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JavaScript 1.8.5 (ECMAScript 5) adds some interesting methods that prevent future modifications of a passed object, with varying degrees of thoroughness:

Presumably the main point of these is to catch mistakes: if you know that you don't want to modify an object after a certain point, you can lock it down so that an error will be thrown if you inadvertently try to modify it later. (Providing you've done "use strict"; that is.)

My question: in modern JS engines such as V8, is there any performance benefit (eg, faster property look-ups, reduced memory footprint) in locking down objects using the above methods?

(See also John Resig's nice explanation – doesn't mention performance, though.)

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4 Answers 4

up vote 17 down vote accepted

In Google Chrome (so V8, that is), a frozen object iterates 98% slower than a regular object.

http://jsperf.com/performance-frozen-object

Test name*              ops/sec

non-frozen object    32,193,471
frozen object           592,726

Probably this is because those functions are relatively new and probably not optimized yet (but that's just my guess, I honestly don't know the reason).

Anyhow, I really do not recommed using it for performance benefits, as that apparently does not make sense.


* The code for the test is:

var o1 = {a: 1};
var o2 = {a: 1};

Object.freeze(o2);

Test 1 (non-frozen object):

for(var key in o1);

Test 2 (frozen object):

for(var key in o2);
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2  
This sounds like a V8 bug rather then something that's not optimised. Note Object.keys is only 72% slower –  Raynos Dec 8 '11 at 17:55
2  
@Raynos: Good point; also Object.keys should not be slower. I agree it's more like a bug since frozing should not be a performance hit; rather the opposite. –  pimvdb Dec 8 '11 at 17:57
1  
prototype lookups in the prototype are also 94% slower :\ –  Raynos Dec 8 '11 at 17:58
2  
Interesting find. I checked other browsers — nightly FF, WebKit, Opera and none of them have such crazy slow down (see jsperf). Definitely looks like a bug. I filed an issue in V8 tracker — code.google.com/p/v8/issues/detail?id=1858 –  kangax Dec 9 '11 at 4:58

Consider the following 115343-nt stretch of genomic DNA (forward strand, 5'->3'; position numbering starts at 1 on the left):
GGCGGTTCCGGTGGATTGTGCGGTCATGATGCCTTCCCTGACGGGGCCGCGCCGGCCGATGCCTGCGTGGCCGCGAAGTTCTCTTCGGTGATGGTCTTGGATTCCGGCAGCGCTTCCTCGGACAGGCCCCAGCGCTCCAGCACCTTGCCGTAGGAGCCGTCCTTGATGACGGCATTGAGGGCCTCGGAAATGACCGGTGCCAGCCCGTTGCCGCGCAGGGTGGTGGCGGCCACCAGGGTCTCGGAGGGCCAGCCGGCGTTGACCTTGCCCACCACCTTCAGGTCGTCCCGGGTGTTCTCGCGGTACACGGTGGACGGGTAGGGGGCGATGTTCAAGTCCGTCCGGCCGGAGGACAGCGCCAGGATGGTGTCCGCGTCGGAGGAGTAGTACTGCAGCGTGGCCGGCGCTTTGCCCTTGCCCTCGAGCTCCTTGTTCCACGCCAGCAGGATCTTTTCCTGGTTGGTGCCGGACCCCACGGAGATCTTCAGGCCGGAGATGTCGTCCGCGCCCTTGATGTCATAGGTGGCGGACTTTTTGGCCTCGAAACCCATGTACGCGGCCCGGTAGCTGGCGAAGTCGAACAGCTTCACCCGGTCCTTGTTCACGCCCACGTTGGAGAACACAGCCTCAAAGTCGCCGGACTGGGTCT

4  
Now (in Chrome 34 and in the year 2014 that is) the iteration of a frozen object seems to iterates around 24 percent faster. –  msung Apr 18 at 13:46

In theory freezing an object allows you to make stronger guarantees about the shape of an object.

This means the VM can compact the memory size.

It means the VM can optimize property lookups in the prototype chain.

It means any live references just became not live because the object cannot change anymore.

In practice JavaScript engines do not make these aggressive optimization yet.

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1  
In practice in most engines there's little to be gained from a memory point of view for any given object. Equally, property lookups from prototypes are already cached (performance of most built-ins would be terrible if it weren't). –  gsnedders Dec 8 '11 at 19:06
    
@gsnedders still there should be non-zero gain, right? –  Raynos Dec 8 '11 at 20:09
    
Right. You should be able to have more than just an inline cache, as you can inline the entire read as you have a known value. –  gsnedders Dec 8 '11 at 21:11
    
(Note that inlining will only gain a certain amount: you don't want to inline strings, for example, though inlining integers/doubles is something you do want to do.) –  gsnedders Dec 9 '11 at 19:09

With Chrome 34 a frozen object performs slightly better than a non-frozen one in @pimvdb's test case (results below). The difference, however doesn't seem to be large enough to justify using this technique for performance benefits.

http://jsperf.com/performance-frozen-object

Testing in Chrome 34.0.1847.116 on OS X 10.9.2
----------------------------------------------
Test               Ops/sec
non-frozen object  105,250,353  ±0.41%  3% slower
frozen object      108,188,527  ±0.55%  fastest

Running @kangax's test cases shows that both versions of the object perform pretty much the same:

http://jsperf.com/performance-frozen-object-prop-access

Testing in Chrome 34.0.1847.116 on OS X 10.9.2
----------------------------------------------
Test               Ops/sec
non-frozen object  832,133,923  ±0.26%  fastest
frozen object      832,501,726  ±0.28%  fastest

http://jsperf.com/http-jsperf-com-performance-frozen-object-instanceof

Testing in Chrome 34.0.1847.116 on OS X 10.9.2
----------------------------------------------
Test               Ops/sec
non-frozen object  378,464,917  ±0.42%  fastest
frozen object      378,705,082  ±0.24%  fastest
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The only reason I see for those methods in production code is, that you can have sealed or frozen objects, for integrity purposes.

For instance, I write a little library, which works just great and offers you a set of methods in an object, but I don't want to you to change or overwrite any of my properties or methods. I'm not saying I can prevent you from doing that, but I can try to prevent you do it by accident which maybe is more important.

Also, those methods are easy to 'shim' in environment which doen't know about them, by just returning the original object. Of course it would have no effect then.

I don't see any performance related reasons to do this.

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1  
integrity purposes are for development –  Raynos Dec 8 '11 at 17:52
    
@Raynos: I see the purpose for librarys anyway. As I said, more likely to protect objects integritys from unwished changes. –  jAndy Dec 8 '11 at 19:35

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